One of aviation’s legendary airplanes, its service spanning the globe for decades since it made its maiden flight in 1954, the C-130 Hercules entered Navy and Marine Corps service respectively following demonstrations of its capabilities by the U.S. Air Force. After ski-equipped C-130Ds deployed to Antarctica to assist Navy operations in support of Operation Deep Freeze ‘60 and the Marine Corps evaluated two Air Force C-130As for in-flight refueling, the Hercules entered naval aviation service in 1960. Since that time some 13 versions of the airplane have served in a variety of roles supporting naval operations, one of the first being perhaps the most unique flights ever made in the long history of the Hercules.
In October-November 1963, with Lieutenant James H. Flatley, III, and Lieutenant Commander Walter W. Stovall at the controls and Aviation Machinist’s Mate First Class Ed Brennan serving as flight engineer, a KC-130F made a series of touch-and-go landings and full stop landings and launches on board the carrier Forrestal (CVA 59) to evaluate the potential use of the Hercules as a Carrier Onboard Delivery (COD) fleet logistics support platform. Employment in this manner was deemed impractical, which meant that airfields on land would be the roost for Navy, Marine Corps, and Coast Guard “Herks.”
In Navy colors, the Hercules performed lengthy-service in support of Antarctic Development Squadron (VX/VXE) 6, where its ruggedness and reliability met the demands placed on it by some of the harshest operating conditions in the world. In February 1963, a squadron LC-130F logged the longest flight in the Antarctic up to that time, covering a distance of 3,470 miles in 10 hours and 40 minutes. Over the course of the ensuing 36 years until VXE-6 operations in the Antarctic ceased, LC-130s executed countless logistics support flights, including in the winter season, and executed critical medical evacuations of ill and injured personnel from remote base camps. Other versions of the airplane, designated DC-130A and EC-130G respectively, served as control aircraft for target drones and filled the TACAMO role, in which the airplane served as an airborne communications bridge between the National Command Authority and Navy ballistic missile forces in the event of a national emergency.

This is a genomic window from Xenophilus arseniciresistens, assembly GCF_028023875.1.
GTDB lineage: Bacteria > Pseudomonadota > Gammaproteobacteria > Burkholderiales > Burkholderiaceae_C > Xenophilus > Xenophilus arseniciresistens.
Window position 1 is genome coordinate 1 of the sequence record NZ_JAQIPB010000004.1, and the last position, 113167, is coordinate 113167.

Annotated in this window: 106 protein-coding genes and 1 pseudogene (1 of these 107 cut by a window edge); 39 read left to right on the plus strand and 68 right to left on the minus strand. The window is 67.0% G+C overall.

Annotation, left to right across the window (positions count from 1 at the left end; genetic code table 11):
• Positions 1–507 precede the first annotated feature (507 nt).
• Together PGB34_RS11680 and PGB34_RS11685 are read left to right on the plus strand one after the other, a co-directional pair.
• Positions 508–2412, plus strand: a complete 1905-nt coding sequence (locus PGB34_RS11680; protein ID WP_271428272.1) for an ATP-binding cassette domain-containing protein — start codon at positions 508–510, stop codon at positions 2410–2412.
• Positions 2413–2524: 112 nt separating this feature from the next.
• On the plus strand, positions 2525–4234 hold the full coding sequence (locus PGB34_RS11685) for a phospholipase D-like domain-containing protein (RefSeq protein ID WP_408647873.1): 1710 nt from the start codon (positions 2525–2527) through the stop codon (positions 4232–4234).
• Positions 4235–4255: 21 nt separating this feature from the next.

KC-130 versions of the airplane entered service with the Marine Corps to support its expeditionary operations by providing transport and aerial refueling, the airplane’s capabilities demonstrated in a dramatic way in October 1962, by tanking a squadron of A-4 Skyhawks on a round trip crossing of the Atlantic Ocean. That same year, KC-130s operated for the first time in the Republic of Vietnam supporting Army of the Republic of Vietnam (ARVN) forces in Operation Shufly. They subsequently served throughout America’s long involvement in the Vietnam War, some of the more famous flights made under fire supplying the besieged Marine garrison at Khe Sanh. The latest version of this Marine Corps workhorse, the KC-130J, carries a 41,000 lb. payload, can deliver more than 50,000 lb. of fuel at a 500 nautical mile radius, and performs surveillance and delivers close air support using the Harvest Hawk system.
The Coast Guard accepted its first example of the C-130 in 1966 to support the LORAN long range navigation system, the HC-130 eventually providing a platform packed with radar and sensory equipment for long-range search and rescue missions. The HC-130J is the latest version of the Hercules flown by the Coast Guard.
The museum displays two examples of the C-130 Hercules. A TC-130G (Bureau Number 151891) was delivered the Navy in 1965. Originally designated an EC-130G, it was one of four of this type aircraft to fly in the TACAMO role. Redesignated as a TC-130G, it spent its final years serving as “Fat Albert,” the logistics support aircraft for the Blue Angels Navy Flight Demonstration Squadron. A KC-130F (Bureau Number 149798) is the airplane that conducted the flight operations on board Forrestal (CVA 59) in 1963. It later entered service with the Marine Corps and flew missions in support of Operation Iraqi Freedom before its accessioning into the museum’s collection in 2006.
Manufacturer: Lockheed Martin
Dimensions: Length: 97 ft., 8 in.; Height 38 ft., 3 1/2 in.; Wingspan: 132 ft., 7 in.
Weights: Empty: 74,454 lb.; Gross: 135,000 lb.
Power Plant: Four 4,910 standard horsepower Allison T56-A-16 turboprops
Performance: Maximum Speed: 357 M.P.H.; Service Ceiling: 25,000 ft.; Range: 3,000 miles
Crew: Total of seven for refueling mission and five for transport mission
Load: 92 troops or 74 stretchers and maximum payload of 35,000 lb.